The catch was the tax would have to be approved by a supermajority of the affected county commissions, followed by a voter referendum in 2010.

    The South Florida delegation — at least, the Democratic members — did not want the referendum, or at the very least, have it delayed to 2014. A late-filed amendment offered that, but it was defeated by the 23-17 count.

    At least four South Florida Democrats — Chris Smith of Fort Lauderdale, Dan Gelber of Miami Beach, Nan Rich of Weston and Frederica Wilson of Miami — voted against the measure.

    Gelber, a U.S. Senate candidate, said he wanted to support Tri-Rail but could not because SunRail was too expensive.

    "I have a principled position against SunRail," he said.

    SunRail's loss hurts Tri-Rail

    Jeremy Ring, D-Margate, said he was surprised by the "no" voters — and promised to talk with them about switching their votes.

    "I hope it's not over," Ring said. "These are long nights. I'm going to continue tonight to try and convince my South Florida colleagues that we need the dedicated funding source for Tri-Rail."

    Without the rental-car surcharge — which would raise an estimated $180 million during the next five years — Tri-Rail could be forced to lay off 150 of its 300-member work force.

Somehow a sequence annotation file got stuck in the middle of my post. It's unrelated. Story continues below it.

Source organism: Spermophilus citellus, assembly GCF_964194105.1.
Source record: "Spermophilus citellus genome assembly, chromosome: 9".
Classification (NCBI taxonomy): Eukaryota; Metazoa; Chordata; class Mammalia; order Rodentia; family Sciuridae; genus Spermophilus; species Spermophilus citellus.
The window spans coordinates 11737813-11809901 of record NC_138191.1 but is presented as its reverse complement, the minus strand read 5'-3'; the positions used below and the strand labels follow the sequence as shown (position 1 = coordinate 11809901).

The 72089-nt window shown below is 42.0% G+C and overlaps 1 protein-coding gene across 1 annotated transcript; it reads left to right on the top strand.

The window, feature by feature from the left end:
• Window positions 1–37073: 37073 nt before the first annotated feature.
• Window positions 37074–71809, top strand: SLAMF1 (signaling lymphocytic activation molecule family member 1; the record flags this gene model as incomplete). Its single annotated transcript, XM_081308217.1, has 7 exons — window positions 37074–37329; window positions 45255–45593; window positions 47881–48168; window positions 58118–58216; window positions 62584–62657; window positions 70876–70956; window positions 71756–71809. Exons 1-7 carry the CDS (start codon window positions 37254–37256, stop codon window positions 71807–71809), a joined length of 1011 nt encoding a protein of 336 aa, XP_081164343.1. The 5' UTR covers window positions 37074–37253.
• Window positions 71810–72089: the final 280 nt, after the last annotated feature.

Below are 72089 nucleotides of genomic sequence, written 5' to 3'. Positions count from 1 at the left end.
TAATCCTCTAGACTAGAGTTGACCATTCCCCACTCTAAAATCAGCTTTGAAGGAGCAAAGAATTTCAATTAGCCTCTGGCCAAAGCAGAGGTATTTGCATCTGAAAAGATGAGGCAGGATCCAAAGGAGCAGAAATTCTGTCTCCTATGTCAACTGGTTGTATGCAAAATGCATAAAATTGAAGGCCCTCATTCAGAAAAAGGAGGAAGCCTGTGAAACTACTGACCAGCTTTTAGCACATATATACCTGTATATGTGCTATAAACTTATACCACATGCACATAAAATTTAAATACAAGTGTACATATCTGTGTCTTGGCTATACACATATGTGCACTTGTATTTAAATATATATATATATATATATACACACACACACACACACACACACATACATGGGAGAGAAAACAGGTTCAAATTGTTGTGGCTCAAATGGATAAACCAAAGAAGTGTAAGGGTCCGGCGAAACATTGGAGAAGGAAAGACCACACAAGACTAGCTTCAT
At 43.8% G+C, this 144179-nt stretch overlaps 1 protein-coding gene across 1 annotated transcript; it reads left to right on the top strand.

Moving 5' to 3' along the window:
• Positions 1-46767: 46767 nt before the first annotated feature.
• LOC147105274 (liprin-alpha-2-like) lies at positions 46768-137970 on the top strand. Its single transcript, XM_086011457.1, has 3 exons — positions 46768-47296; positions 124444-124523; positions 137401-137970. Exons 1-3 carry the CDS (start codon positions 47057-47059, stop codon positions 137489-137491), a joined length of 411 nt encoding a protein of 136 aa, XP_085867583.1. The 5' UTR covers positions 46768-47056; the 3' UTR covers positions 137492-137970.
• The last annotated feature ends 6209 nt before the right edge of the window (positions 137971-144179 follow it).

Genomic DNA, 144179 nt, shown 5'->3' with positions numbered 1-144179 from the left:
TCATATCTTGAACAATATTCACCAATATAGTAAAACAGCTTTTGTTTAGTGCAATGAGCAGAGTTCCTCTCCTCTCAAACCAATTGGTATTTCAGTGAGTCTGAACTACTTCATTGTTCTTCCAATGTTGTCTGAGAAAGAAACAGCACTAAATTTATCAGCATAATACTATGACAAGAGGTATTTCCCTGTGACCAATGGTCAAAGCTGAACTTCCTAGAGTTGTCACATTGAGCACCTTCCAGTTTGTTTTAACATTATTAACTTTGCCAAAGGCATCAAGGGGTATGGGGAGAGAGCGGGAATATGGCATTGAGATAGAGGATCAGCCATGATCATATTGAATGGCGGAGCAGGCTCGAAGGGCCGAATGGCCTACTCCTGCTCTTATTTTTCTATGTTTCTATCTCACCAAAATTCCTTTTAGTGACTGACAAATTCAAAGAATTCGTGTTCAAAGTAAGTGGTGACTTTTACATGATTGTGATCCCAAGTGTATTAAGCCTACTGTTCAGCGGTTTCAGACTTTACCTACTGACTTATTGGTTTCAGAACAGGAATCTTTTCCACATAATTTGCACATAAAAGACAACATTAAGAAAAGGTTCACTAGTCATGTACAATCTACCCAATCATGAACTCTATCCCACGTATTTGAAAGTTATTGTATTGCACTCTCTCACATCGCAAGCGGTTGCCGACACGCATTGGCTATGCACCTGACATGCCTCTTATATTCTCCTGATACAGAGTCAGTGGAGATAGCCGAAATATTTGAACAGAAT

The loss could finish off SunRail, which died in the Senate last year without ever reaching the floor for a vote.

    The CSX-state contract expires June 30. CSX spokesman Gary Sease would not say what his company intends to do.

    "We've got another day. We're just going to have to see what happens," he said.

    Also in peril is as much as $307 million in federal funds that had been promised to SunRail by U.S. Reps. Corrine Brown, D-Jacksonville, and John Mica, R- Winter Park. They have said the money likely would go to other communities.

    Mica, in fact, has predicted that SunRail's defeat will be held against Florida because nearly $27 million in federal money has been spent buying land for stations and equipment.

    "That would be the most phenomenal loss of transportation money," Mica said in a previous interview with the Orlando Sentinel.

    Dan Tracy can be reached at or 407-420-5444.


  • 01 May 2009 12:40 PM | Jackson McQuigg (Administrator)
    Tampa train travelers to gain some comfort
    Amtrak passengers using Tampa's Union Station will benefit from a $1.6